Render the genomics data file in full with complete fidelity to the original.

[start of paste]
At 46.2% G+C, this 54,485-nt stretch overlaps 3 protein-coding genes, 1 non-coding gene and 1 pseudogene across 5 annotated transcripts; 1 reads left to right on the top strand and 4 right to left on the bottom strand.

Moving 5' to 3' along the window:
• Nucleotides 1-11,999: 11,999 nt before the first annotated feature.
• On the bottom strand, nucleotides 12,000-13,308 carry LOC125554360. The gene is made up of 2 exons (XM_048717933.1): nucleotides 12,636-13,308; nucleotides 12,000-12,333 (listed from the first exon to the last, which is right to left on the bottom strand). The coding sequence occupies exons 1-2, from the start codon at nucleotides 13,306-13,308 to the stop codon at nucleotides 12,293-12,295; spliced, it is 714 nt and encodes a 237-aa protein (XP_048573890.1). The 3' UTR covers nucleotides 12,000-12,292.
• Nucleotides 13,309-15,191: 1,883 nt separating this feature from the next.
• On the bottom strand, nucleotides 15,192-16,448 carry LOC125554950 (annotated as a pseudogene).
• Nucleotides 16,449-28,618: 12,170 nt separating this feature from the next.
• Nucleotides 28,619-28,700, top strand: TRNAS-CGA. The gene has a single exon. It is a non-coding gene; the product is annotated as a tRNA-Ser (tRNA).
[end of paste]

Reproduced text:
At 46.2% G+C, this 54,485-nt stretch overlaps 3 protein-coding genes, 1 non-coding gene and 1 pseudogene across 5 annotated transcripts; 1 reads left to right on the top strand and 4 right to left on the bottom strand.

Moving 5' to 3' along the window:
• Nucleotides 1-11,999: 11,999 nt before the first annotated feature.
• On the bottom strand, nucleotides 12,000-13,308 carry LOC125554360. The gene is made up of 2 exons (XM_048717933.1): nucleotides 12,636-13,308; nucleotides 12,000-12,333 (listed from the first exon to the last, which is right to left on the bottom strand). The coding sequence occupies exons 1-2, from the start codon at nucleotides 13,306-13,308 to the stop codon at nucleotides 12,293-12,295; spliced, it is 714 nt and encodes a 237-aa protein (XP_048573890.1). The 3' UTR covers nucleotides 12,000-12,292.
• Nucleotides 13,309-15,191: 1,883 nt separating this feature from the next.
• On the bottom strand, nucleotides 15,192-16,448 carry LOC125554950 (annotated as a pseudogene).
• Nucleotides 16,449-28,618: 12,170 nt separating this feature from the next.
• Nucleotides 28,619-28,700, top strand: TRNAS-CGA. The gene has a single exon. It is a non-coding gene; the product is annotated as a tRNA-Ser (tRNA).